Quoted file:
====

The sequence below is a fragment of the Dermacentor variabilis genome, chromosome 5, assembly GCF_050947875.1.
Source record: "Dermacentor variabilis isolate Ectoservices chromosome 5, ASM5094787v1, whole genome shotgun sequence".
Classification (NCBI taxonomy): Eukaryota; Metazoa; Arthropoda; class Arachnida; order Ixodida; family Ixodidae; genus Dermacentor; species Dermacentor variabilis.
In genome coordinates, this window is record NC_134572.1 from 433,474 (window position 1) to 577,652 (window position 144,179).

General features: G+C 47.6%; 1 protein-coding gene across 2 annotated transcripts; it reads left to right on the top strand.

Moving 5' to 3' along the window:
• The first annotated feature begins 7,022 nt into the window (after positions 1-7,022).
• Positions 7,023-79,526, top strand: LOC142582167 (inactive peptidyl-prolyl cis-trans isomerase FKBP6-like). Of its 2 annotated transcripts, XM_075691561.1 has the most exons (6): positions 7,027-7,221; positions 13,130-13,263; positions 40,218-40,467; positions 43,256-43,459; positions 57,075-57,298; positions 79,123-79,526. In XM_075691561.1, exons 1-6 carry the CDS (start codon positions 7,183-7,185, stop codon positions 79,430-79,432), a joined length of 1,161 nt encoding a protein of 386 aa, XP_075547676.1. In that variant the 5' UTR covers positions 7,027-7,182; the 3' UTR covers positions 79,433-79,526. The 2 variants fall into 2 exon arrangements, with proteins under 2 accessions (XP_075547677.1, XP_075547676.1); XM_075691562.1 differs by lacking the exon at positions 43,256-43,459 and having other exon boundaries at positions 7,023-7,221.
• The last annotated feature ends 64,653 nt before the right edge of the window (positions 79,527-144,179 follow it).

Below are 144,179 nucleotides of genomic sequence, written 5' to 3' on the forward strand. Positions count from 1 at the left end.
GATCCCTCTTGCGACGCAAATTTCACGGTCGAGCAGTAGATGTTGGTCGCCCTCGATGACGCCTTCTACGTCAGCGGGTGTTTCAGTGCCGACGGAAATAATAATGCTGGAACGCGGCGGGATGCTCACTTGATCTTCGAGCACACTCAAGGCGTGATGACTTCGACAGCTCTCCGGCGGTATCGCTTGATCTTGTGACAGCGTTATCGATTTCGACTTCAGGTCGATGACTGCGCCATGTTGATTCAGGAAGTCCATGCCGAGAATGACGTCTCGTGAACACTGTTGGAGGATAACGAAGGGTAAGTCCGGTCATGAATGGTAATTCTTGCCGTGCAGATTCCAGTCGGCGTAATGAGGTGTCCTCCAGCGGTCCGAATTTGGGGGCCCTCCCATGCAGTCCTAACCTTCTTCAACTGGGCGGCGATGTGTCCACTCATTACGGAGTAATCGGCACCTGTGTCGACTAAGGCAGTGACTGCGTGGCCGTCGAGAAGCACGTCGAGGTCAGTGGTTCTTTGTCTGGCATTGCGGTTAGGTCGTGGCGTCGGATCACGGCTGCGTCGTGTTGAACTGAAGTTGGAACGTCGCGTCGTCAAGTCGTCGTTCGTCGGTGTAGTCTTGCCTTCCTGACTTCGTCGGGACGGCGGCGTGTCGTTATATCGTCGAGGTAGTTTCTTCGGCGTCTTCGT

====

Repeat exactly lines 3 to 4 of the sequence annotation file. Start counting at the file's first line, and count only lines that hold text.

Classification (NCBI taxonomy): Eukaryota; Metazoa; Arthropoda; class Arachnida; order Ixodida; family Ixodidae; genus Dermacentor; species Dermacentor variabilis.
In genome coordinates, this window is record NC_134572.1 from 433,474 (window position 1) to 577,652 (window position 144,179).